Structured Clinical Interview for DSM-IV  

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Train wreck at Montparnasse (October 22, 1895) by Studio Lévy and Sons.
Train wreck at Montparnasse (October 22, 1895) by Studio Lévy and Sons.

The Structured Clinical Interview for DSM-IV Axis I Disorders (SCID-I) is a diagnostic exam used to determine DSM-IV Axis I disorders (major mental disorders) and Axis II disorders (personality disorders). There are at least 700 published studies in which the SCID was the diagnostic instrument used. Major parts of the SCID have been translated into other languages, including Danish, French, German, Greek, Hebrew, Italian, Portuguese, Spanish, Swedish, Turkish, and Zulu.

An Axis I SCID assessment with a psychiatric patient usually takes between 1 and 2 hours, depending on the complexity of the past psychiatric history and the subject's ability to clearly describe episodes of current and past symptoms. A SCID with a non-psychiatric patient takes 1/2 hour to 1-1/2 hours. (See editions below.) A SCID-II personality assessment takes about 1/2 to 1 hour.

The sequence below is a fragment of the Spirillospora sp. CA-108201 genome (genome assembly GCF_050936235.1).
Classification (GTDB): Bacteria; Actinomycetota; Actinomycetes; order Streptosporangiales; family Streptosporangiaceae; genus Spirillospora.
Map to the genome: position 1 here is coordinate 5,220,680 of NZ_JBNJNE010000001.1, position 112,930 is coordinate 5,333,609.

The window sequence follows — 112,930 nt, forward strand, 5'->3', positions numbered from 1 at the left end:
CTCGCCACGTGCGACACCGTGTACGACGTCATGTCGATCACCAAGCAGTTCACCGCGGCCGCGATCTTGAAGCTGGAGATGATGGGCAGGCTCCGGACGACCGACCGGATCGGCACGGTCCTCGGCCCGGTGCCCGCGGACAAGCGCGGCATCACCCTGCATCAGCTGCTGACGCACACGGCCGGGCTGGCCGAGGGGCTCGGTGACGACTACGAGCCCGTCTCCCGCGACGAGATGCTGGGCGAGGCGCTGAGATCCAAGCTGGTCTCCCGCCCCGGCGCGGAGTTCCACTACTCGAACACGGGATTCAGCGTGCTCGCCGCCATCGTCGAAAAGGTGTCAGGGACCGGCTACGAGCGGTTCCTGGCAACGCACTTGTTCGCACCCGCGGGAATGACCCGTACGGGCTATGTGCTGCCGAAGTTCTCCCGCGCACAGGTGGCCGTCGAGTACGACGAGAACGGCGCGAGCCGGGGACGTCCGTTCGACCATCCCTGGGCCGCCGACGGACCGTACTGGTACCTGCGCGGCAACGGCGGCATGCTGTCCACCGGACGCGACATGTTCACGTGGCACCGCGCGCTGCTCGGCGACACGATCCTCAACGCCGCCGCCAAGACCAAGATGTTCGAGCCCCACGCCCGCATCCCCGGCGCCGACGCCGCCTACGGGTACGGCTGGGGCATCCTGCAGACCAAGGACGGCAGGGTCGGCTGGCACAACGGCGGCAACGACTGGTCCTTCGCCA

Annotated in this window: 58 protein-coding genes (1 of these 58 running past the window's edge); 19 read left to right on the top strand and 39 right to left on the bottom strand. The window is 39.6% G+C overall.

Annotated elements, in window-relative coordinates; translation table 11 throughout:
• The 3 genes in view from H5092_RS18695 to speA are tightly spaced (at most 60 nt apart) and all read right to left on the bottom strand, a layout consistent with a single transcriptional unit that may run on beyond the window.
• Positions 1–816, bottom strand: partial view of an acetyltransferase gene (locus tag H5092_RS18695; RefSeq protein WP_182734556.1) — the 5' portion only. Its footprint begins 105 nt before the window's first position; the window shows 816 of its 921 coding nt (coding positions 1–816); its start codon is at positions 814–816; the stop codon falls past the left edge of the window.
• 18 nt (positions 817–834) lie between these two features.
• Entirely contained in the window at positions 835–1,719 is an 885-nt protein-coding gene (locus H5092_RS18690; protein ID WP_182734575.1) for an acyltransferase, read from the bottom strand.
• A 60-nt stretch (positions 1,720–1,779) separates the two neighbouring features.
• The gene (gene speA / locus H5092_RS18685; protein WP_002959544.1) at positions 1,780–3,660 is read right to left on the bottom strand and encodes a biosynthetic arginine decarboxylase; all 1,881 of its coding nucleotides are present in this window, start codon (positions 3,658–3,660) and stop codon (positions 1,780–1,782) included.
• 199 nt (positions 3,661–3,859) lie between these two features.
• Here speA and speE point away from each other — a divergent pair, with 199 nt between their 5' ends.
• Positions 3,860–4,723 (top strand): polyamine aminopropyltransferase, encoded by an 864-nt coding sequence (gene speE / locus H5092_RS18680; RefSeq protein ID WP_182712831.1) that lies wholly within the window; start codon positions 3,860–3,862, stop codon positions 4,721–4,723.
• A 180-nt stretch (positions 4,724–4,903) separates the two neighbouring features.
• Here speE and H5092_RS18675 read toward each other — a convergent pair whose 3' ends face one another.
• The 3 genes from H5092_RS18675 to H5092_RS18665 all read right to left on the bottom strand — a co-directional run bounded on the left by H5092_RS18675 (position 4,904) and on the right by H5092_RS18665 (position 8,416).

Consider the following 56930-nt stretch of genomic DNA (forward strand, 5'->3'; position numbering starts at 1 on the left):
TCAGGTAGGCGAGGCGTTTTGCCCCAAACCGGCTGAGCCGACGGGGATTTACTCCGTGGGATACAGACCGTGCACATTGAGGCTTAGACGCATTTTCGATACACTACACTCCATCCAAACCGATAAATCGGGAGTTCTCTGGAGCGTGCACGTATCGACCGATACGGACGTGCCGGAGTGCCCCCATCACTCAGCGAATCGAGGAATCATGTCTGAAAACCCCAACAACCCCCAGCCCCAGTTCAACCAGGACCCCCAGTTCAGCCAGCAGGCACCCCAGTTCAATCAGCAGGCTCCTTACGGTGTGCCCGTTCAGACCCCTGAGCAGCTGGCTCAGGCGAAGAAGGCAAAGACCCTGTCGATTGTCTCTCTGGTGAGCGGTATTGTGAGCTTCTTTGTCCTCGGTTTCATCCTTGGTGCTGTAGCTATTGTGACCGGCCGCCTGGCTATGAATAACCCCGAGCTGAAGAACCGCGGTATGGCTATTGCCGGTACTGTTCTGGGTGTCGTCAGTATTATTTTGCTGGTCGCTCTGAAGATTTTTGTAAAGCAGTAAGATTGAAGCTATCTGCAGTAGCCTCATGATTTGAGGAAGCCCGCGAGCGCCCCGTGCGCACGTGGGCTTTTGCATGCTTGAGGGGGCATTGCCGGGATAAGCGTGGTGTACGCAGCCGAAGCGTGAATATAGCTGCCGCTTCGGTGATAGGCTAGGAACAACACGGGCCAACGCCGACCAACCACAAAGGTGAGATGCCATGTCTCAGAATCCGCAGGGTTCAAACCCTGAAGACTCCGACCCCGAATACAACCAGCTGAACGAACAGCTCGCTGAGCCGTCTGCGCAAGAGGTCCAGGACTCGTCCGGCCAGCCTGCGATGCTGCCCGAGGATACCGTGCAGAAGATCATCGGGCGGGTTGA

The instrument was designed to be administered by a clinician or trained mental health professional, for example a psychologist or social worker. Ideally, this would be someone who has had experience performing unstructured, open-ended question, diagnostic evaluations. However, for the purposes of some research studies, non-clinician research assistants, who have extensive experience with the study population in question, and who have demonstrated competence, have been trained to use the SCID. The less clinical experience and specific education the potential interviewer has had, the more training is required.

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Unless indicated otherwise, the text in this article is either based on Wikipedia article "Structured Clinical Interview for DSM-IV" or another language Wikipedia page thereof used under the terms of the GNU Free Documentation License; or on original research by Jahsonic and friends. See Art and Popular Culture's copyright notice.

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